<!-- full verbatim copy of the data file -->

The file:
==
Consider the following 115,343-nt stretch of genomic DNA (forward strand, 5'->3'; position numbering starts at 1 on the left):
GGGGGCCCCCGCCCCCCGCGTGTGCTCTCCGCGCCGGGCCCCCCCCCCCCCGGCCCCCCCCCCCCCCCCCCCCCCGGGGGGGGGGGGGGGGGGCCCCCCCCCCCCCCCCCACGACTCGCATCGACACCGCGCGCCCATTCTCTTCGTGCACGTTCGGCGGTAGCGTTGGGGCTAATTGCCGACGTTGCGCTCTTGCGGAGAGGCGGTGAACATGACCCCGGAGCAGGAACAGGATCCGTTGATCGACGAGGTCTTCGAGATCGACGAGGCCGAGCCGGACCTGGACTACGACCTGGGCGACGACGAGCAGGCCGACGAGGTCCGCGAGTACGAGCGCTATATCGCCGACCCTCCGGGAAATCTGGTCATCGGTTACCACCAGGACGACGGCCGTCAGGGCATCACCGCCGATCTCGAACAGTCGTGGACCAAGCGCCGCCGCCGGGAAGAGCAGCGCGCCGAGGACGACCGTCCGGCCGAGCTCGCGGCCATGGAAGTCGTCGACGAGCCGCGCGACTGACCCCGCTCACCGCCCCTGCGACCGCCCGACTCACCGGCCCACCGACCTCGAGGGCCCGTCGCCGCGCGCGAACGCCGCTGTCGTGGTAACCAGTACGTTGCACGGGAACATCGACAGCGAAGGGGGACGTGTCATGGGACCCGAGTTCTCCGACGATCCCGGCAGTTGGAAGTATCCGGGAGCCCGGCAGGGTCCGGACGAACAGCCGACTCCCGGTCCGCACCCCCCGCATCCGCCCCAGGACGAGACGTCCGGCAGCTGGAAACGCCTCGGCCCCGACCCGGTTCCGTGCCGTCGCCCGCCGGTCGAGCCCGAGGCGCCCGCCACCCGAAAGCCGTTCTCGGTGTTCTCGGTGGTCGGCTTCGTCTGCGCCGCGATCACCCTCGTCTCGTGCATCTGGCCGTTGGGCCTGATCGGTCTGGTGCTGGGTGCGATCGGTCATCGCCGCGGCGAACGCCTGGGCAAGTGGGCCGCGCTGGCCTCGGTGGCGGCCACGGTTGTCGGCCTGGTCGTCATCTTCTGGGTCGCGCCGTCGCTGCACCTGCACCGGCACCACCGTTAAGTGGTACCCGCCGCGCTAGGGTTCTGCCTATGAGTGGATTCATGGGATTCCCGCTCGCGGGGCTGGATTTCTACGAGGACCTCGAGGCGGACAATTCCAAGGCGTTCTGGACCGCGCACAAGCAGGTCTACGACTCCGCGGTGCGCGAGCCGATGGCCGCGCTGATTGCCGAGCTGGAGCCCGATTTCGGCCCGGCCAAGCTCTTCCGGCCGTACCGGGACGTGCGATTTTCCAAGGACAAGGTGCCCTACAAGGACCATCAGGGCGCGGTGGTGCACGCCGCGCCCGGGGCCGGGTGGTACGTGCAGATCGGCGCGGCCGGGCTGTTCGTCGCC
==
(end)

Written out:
Consider the following 115,343-nt stretch of genomic DNA (forward strand, 5'->3'; position numbering starts at 1 on the left):
GGGGGCCCCCGCCCCCCGCGTGTGCTCTCCGCGCCGGGCCCCCCCCCCCCCGGCCCCCCCCCCCCCCCCCCCCCCGGGGGGGGGGGGGGGGGGCCCCCCCCCCCCCCCCCACGACTCGCATCGACACCGCGCGCCCATTCTCTTCGTGCACGTTCGGCGGTAGCGTTGGGGCTAATTGCCGACGTTGCGCTCTTGCGGAGAGGCGGTGAACATGACCCCGGAGCAGGAACAGGATCCGTTGATCGACGAGGTCTTCGAGATCGACGAGGCCGAGCCGGACCTGGACTACGACCTGGGCGACGACGAGCAGGCCGACGAGGTCCGCGAGTACGAGCGCTATATCGCCGACCCTCCGGGAAATCTGGTCATCGGTTACCACCAGGACGACGGCCGTCAGGGCATCACCGCCGATCTCGAACAGTCGTGGACCAAGCGCCGCCGCCGGGAAGAGCAGCGCGCCGAGGACGACCGTCCGGCCGAGCTCGCGGCCATGGAAGTCGTCGACGAGCCGCGCGACTGACCCCGCTCACCGCCCCTGCGACCGCCCGACTCACCGGCCCACCGACCTCGAGGGCCCGTCGCCGCGCGCGAACGCCGCTGTCGTGGTAACCAGTACGTTGCACGGGAACATCGACAGCGAAGGGGGACGTGTCATGGGACCCGAGTTCTCCGACGATCCCGGCAGTTGGAAGTATCCGGGAGCCCGGCAGGGTCCGGACGAACAGCCGACTCCCGGTCCGCACCCCCCGCATCCGCCCCAGGACGAGACGTCCGGCAGCTGGAAACGCCTCGGCCCCGACCCGGTTCCGTGCCGTCGCCCGCCGGTCGAGCCCGAGGCGCCCGCCACCCGAAAGCCGTTCTCGGTGTTCTCGGTGGTCGGCTTCGTCTGCGCCGCGATCACCCTCGTCTCGTGCATCTGGCCGTTGGGCCTGATCGGTCTGGTGCTGGGTGCGATCGGTCATCGCCGCGGCGAACGCCTGGGCAAGTGGGCCGCGCTGGCCTCGGTGGCGGCCACGGTTGTCGGCCTGGTCGTCATCTTCTGGGTCGCGCCGTCGCTGCACCTGCACCGGCACCACCGTTAAGTGGTACCCGCCGCGCTAGGGTTCTGCCTATGAGTGGATTCATGGGATTCCCGCTCGCGGGGCTGGATTTCTACGAGGACCTCGAGGCGGACAATTCCAAGGCGTTCTGGACCGCGCACAAGCAGGTCTACGACTCCGCGGTGCGCGAGCCGATGGCCGCGCTGATTGCCGAGCTGGAGCCCGATTTCGGCCCGGCCAAGCTCTTCCGGCCGTACCGGGACGTGCGATTTTCCAAGGACAAGGTGCCCTACAAGGACCATCAGGGCGCGGTGGTGCACGCCGCGCCCGGGGCCGGGTGGTACGTGCAGATCGGCGCGGCCGGGCTGTTCGTCGCC